Jasmin Joseph: "I love the idea of making an impact on global health"
MISTI student brings positivity, determination to life-saving biology research.

“Long term, it’s about being able to take what I learned and share it and make sure that people have access to the information that they need to be able to make the decisions that are the best for them and the people they care about. I like the idea of writing and communicating the things that are important to the world.”

—Jasmin Joseph, MIT Senior, BioEngineering and MISTI student


During her sophomore year, biological engineering major Jasmin Joseph needed her wisdom teeth removed. Her softball coach drove Joseph to and from her appointment and left her with one instruction: Don’t come to practice today.

But Joseph, a Woodland Hills, California, native who had played softball since the age of 13, was determined not to miss practice. She showed up anyway, and though not allowed to play, happily watched her teammates from the bench. Her dedication was no surprise to those who know her: Joseph, now a senior, has brought that same determination to all her activities, both academic and service-based.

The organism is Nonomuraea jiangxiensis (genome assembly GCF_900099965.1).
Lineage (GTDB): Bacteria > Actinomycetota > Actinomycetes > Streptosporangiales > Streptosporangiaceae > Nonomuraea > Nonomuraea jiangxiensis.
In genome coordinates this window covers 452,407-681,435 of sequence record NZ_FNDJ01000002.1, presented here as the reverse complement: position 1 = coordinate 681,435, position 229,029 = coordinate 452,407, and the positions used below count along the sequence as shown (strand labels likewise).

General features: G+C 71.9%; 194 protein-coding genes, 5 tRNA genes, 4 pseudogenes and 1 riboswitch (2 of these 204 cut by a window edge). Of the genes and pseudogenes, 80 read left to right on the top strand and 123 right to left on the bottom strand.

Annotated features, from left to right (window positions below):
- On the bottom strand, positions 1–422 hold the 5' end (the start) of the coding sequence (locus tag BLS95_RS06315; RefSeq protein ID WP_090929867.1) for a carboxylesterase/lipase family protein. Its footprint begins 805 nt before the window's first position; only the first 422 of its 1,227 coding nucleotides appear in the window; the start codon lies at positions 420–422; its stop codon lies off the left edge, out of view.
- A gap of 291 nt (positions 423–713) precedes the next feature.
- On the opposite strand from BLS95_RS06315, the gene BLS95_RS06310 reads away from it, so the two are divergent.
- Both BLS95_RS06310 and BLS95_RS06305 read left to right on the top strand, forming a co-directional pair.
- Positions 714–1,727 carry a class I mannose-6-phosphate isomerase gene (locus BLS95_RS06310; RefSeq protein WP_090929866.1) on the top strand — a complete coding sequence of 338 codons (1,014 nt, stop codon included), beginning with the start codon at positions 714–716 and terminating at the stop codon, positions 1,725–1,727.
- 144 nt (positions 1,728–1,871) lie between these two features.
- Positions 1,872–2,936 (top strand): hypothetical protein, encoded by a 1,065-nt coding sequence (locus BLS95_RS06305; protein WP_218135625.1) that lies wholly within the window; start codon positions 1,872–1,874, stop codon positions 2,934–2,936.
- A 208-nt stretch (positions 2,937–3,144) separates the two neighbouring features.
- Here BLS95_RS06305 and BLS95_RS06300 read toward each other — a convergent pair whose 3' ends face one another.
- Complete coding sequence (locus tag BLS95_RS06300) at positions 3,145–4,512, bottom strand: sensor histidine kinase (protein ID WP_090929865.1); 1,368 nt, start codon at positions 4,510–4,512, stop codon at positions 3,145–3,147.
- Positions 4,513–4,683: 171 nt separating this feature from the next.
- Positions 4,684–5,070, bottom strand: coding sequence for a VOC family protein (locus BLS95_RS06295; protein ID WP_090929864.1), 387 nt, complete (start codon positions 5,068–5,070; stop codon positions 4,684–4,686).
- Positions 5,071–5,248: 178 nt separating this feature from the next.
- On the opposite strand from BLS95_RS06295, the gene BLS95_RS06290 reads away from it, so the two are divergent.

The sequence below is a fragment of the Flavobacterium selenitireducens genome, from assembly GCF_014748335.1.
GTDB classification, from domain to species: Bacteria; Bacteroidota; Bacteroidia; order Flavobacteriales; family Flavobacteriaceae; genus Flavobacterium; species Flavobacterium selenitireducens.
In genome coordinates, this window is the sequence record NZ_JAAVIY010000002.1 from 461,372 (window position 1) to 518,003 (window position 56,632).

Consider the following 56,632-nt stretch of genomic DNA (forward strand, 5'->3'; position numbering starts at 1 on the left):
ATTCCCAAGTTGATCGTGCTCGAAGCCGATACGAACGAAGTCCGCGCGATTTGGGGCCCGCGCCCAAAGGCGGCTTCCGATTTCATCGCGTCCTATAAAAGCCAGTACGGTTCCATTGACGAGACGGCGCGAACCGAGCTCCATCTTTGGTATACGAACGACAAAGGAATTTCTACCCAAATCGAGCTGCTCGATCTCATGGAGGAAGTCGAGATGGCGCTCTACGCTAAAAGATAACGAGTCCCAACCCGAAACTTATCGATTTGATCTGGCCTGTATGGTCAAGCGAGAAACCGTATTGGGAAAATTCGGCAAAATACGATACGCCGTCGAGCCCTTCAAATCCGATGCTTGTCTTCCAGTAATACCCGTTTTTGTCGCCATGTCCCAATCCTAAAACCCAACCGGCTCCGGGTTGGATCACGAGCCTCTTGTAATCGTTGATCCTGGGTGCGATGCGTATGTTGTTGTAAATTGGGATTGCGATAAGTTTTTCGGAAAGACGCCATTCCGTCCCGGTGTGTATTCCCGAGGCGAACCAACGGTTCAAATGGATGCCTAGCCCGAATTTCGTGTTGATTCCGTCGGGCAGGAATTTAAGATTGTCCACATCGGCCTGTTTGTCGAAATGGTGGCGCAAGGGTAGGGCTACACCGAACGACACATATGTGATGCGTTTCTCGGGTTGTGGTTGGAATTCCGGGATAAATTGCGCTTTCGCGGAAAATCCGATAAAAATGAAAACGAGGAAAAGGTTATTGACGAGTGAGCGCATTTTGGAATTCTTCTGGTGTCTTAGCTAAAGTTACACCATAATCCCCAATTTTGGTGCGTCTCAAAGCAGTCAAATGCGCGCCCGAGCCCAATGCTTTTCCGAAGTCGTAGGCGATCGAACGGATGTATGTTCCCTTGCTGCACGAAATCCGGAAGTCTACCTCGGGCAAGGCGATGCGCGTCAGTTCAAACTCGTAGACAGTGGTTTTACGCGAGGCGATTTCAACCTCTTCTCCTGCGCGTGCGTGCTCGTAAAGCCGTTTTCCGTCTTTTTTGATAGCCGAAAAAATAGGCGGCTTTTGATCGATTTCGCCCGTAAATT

During high school, Joseph developed a deep fascination with biology — specifically how it could be used to develop life-saving treatments for rare diseases. During an AP biology class, she watched “Lorenzo’s Oil,” a 1992 retelling of the real-life story of a family’s quest to develop a treatment for their son’s adrenoleukodystrophy, which causes damage to the nervous system.

“I just remember thinking that it was super cool that they could actually correct for a disease,” Joseph says. She realized she wanted to help develop those types of treatments, but she wasn’t sure what she’d have to study to accomplish that. Then she spoke with a teacher who had a background in genetic engineering. After learning more about synthetic biology, Joseph had found her match: biological engineering. With that goal in mind, Joseph began to look at different schools.


Read the complete story at MIT News

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